Sickle Cell Disease
Sickle cell disease (SCD) effects millions children and adults globally and about 100,000 in the United States. The average life expectancy of a SCD patient at birth is 42-47 years in United States, compared to about 79 years for the general U.S. population. SCD profoundly effects the quality of life of patients with the disease. The therapeutic options for SCD include hydration, blood transfusions, hydroxyurea, L-glutamine, crizanlizumab and voxelotor. SCD patients often develop sickle crisis and vasoocclusive disease. In its most devastating form, arterial thrombosis leads to cerebral infarction and stroke as early as in childhood (Shet et al, Haematologica, 2020) SCD remains one of the most common causes of stroke in children (Usmani and Machado, Clin Hemorheol Microcirc, 2018). Thrombotic vasculopathy in SCD is accompanied by significant organ dysfunction, morbidity from diminished quality of life, and mortality. Despite recent therapeutic advances, SCD patients remain at a high risk of developing vascular complications due to the poorly understood prothrombotic and thromboinflammatory state.
Thromboinflammatory processes in SCD are characterized by interactions between platelets, leukocytes and activated endothelial cells leading to vascular occlusion and inflammatory processes (Carden and Little, Haematologica, 2019). Most notably, endothelial inflammation leads to surface expression of adhesion molecules including P-selectin and release of prothrombotic granule contents (von Willebrand factor and FVIII), both effects enhancing leukocyte/platelet adhesion (Shet et al, Haematologica, 2020). Intravascular release of tissue factor (TF) also contributes the polarization toward a prothrombotic state (Shet et al, Blood, 2003). Release of cell-free heme activates converging inflammatory pathways, such as TLR signaling, formation of neutrophil extracellular traps (NETs) and priming of the inflammasome (NLRP3) (Shet et al, Haematologica, 2020).
(Sung et al, nature communications, 2019)
Under physiological conditions, free heme is scavenged by the plasma protein hemopexin, and is subsequently catabolized by heme oxygenase-1 into carbon monoxide, biliverdin and ferrous iron (Fe2+). However, acute or/and chronic hemolysis exhausts the scavenging system leading to an increase in free heme in the blood. Upon release, reduced heme is rapidly and spontaneously oxidized in the blood into ferric (Fe3+) form, hemin, with increased levels observed in hemolytic diseases such as SCD. Interestingly, hemin induces rapid aggregation of human washed platelets which is abolished by pre-incubation of hemin with a recombinant dimeric form of C-type-lectin-like receptor 2 (CLEC2). Platelet CLEC2 may play a role in sickle cell mediated platelet activation (Bourne et al, Haematologica, 2020).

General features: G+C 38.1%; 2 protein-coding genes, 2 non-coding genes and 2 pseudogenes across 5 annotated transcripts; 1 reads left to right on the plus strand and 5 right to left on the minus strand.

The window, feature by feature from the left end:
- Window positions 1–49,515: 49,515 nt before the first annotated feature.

CLEC2 is a potential therapeutic target in SCD. CLEC2 signaling on platelets lead to release of platelet exosomes and microvesicles that stimulate the CELC5A and TLR2 receptors on neutrophils, respectively (Sung et al, nature communications, 2019). Subsequent neutrophil activation leads to activation of the inflammasome, and release of neutrophil extracellular traps and pro-inflammatory cytokines, which is consistent with SCD pathology. Interestingly, upon activation, CLEC2 receptor undergoes tyrosine phosphorylation mediated by thromboxane A2 (TxA2). This leads to downstream phosphorylation of spleen tyrosine kinase (Syk) and phospholipase γ2 (PLCγ2), against potentiated by TxA2. This cooperation between CLEC2 and TxA2 signaling is critical for platelet activation (Badolia et al, JBC, 2017)
Thromboxane A2 (TxA2), a key mediator of thrombosis, is released by platelets, endothelial cells, macrophages, and neutrophils. TxA2 binds to the thromboxane-prostanoid (TP) receptor on platelets, thereby stimulating activation and aggregation of platelets. The eicosanoid axis has been examined in SCD patients since SCD is a prothrombotic disease associated with microvascular thrombosis. TxB2 and 2,3-dinor-TxB2, a terminal metabolite of TxB2 and a marker of in vivo platelet activation, were significantly elevated in the urine and plasma of steady state sickle cell patients compared to healthy HbAA controls (Kurantsin-Mills et al, Br J Haematol, 1994). Therefore, TxA2 is likely to play a major role in sickle cell-associated thrombotic and cardiovascular complications and potentially CLEC2 signaling.